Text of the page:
SESAME Street hero Big Bird has been forced into hiding after being attacked by anti-bird flu vigilantes, many terrified by the prospect of a global pandemic.
Just hours before he was due to be called as a defence witness at the Michael Jackson trial, the canary yellow kiddies' favourite was attacked just outside his Manhattan apartment.
New York police chiefs are keen to trace his attackers, who struck just before 8am last Friday morning and repeatedly clobbered Mr Bird clobbered with a large rubber chicken.
The softly spoken bachelor, who shot to fame in the 1970s as the feathered Godfather of the Street, was yesterday nursing a broken wing and chipped beak at a bird sanctuary in Long Island.
Close friend Oscar, who lives in a modest trash can on Central Park West, said his old friend was on the mend but remained badly shaken.
He said: "Bird is pretty frail but he's a fighter, so we're confident he'll pull through. I visited him last night, under the cover of darkness, and was in good spirits despite his ordeal. I just hope they trace the malicious thugs who did this very soon."
The Children's Television Workshop, the production firm behind Sesame Street, has offered a reward of $10,000 to anyone who can help police with their enquiries.
The attack on Big Bird was the latest in a series of bizarre attacks on high profile birds across the globe.
The hunt is still on for a gang who attacked veteran British entertainer, Orville the Duck, as he slept alongside owner Keith Harris last week.
Suspicion initially fell on showbiz rival, Cuddles the Monkey, largely due to his inclination to repeatedly shout "I hate that duck".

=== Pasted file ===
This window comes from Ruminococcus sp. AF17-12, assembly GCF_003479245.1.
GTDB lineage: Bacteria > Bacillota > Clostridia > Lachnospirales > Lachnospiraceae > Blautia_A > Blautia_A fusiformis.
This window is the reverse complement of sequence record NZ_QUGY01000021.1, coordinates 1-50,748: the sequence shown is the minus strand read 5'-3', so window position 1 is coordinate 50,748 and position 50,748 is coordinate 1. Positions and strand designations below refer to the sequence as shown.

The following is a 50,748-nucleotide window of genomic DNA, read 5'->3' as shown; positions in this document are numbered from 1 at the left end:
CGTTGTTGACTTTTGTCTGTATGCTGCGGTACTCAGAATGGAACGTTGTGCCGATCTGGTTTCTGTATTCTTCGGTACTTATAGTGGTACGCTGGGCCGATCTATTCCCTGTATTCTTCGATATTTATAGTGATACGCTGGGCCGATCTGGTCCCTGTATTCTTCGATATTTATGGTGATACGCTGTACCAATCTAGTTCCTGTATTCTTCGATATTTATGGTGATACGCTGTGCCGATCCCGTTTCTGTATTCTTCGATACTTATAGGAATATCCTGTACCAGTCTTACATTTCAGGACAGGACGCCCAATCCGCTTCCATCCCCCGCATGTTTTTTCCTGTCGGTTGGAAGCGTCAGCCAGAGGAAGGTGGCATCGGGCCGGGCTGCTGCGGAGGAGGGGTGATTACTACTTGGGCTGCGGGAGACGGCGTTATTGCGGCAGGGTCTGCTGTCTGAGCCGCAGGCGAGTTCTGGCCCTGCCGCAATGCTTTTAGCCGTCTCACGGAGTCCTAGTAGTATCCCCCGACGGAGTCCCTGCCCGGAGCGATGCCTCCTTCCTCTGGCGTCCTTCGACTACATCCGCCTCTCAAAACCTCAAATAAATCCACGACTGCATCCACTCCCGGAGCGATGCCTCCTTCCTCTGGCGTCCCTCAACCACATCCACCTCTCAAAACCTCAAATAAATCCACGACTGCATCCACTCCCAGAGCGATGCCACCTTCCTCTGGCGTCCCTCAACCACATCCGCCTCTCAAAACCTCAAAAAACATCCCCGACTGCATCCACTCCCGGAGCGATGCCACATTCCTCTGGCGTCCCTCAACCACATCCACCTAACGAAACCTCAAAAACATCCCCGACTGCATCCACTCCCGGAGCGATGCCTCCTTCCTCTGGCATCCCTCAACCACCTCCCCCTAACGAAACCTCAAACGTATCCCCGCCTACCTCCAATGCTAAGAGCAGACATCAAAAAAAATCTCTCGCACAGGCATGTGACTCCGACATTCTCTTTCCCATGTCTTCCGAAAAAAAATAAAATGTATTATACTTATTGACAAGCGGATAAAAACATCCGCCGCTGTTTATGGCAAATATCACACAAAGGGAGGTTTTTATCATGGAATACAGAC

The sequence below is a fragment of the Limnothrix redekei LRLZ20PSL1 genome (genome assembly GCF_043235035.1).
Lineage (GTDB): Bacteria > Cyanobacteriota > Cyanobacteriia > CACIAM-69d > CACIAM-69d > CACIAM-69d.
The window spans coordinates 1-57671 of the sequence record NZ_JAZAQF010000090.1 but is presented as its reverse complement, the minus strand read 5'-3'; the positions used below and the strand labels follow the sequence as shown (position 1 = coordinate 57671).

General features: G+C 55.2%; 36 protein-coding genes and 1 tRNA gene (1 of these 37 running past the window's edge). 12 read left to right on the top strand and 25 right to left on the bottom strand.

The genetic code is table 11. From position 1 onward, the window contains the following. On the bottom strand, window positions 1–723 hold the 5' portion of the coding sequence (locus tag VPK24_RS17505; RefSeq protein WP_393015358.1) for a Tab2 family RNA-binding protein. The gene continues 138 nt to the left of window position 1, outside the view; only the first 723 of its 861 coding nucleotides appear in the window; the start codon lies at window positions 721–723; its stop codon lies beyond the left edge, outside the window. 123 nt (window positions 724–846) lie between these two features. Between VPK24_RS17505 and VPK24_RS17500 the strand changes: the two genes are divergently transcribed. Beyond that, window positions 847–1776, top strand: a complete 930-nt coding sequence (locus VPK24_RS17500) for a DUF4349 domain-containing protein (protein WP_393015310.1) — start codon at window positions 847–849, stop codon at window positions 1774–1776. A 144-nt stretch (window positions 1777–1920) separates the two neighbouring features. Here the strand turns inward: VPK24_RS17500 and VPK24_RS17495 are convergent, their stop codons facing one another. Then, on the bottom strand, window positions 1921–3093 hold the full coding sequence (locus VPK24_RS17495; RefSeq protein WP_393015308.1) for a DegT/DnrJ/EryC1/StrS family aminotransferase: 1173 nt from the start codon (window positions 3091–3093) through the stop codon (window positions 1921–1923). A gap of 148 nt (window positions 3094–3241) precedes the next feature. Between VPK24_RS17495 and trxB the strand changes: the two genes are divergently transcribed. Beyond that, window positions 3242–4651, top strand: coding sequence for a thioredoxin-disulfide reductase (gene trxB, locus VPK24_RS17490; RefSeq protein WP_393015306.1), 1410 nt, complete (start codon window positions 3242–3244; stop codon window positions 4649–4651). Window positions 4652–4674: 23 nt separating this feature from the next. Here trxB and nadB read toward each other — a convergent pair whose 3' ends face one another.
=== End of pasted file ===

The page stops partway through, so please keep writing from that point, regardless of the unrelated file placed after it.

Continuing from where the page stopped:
However, further investigations revealed the monkey was busking with an elderly organ grinder in Leeds at the time, so he was ruled out of the inquiry.
Emu, a close feathered friend of the late entertainer Rod Hull, suffered a fractured leg after being attacked in Hammersmith last Wednesday, following a comeback performance with Rod's son Toby.
The ageing bird, who had only just returned to the stage after Rod's untimely death in 1999, is slowly recovering but will need months of intensive physiotherapy before he can return to his arduous schedule.
A spokesman for the Royal Society for the Protection of Birds told Spoof:
"This has to stop before a bird is killed. News of the attack on Big Bird in New York further compounds the need for global action on this perverse brand of racism. The bird community too is terrified of bird flu and this is the last thing they need."
It is believed anti-bird gangs across the globe have been using the Internet to organise flash mobs to terrorise the avian community. A special task force has been set up across Europe and America to help tackle the burgeoning problem.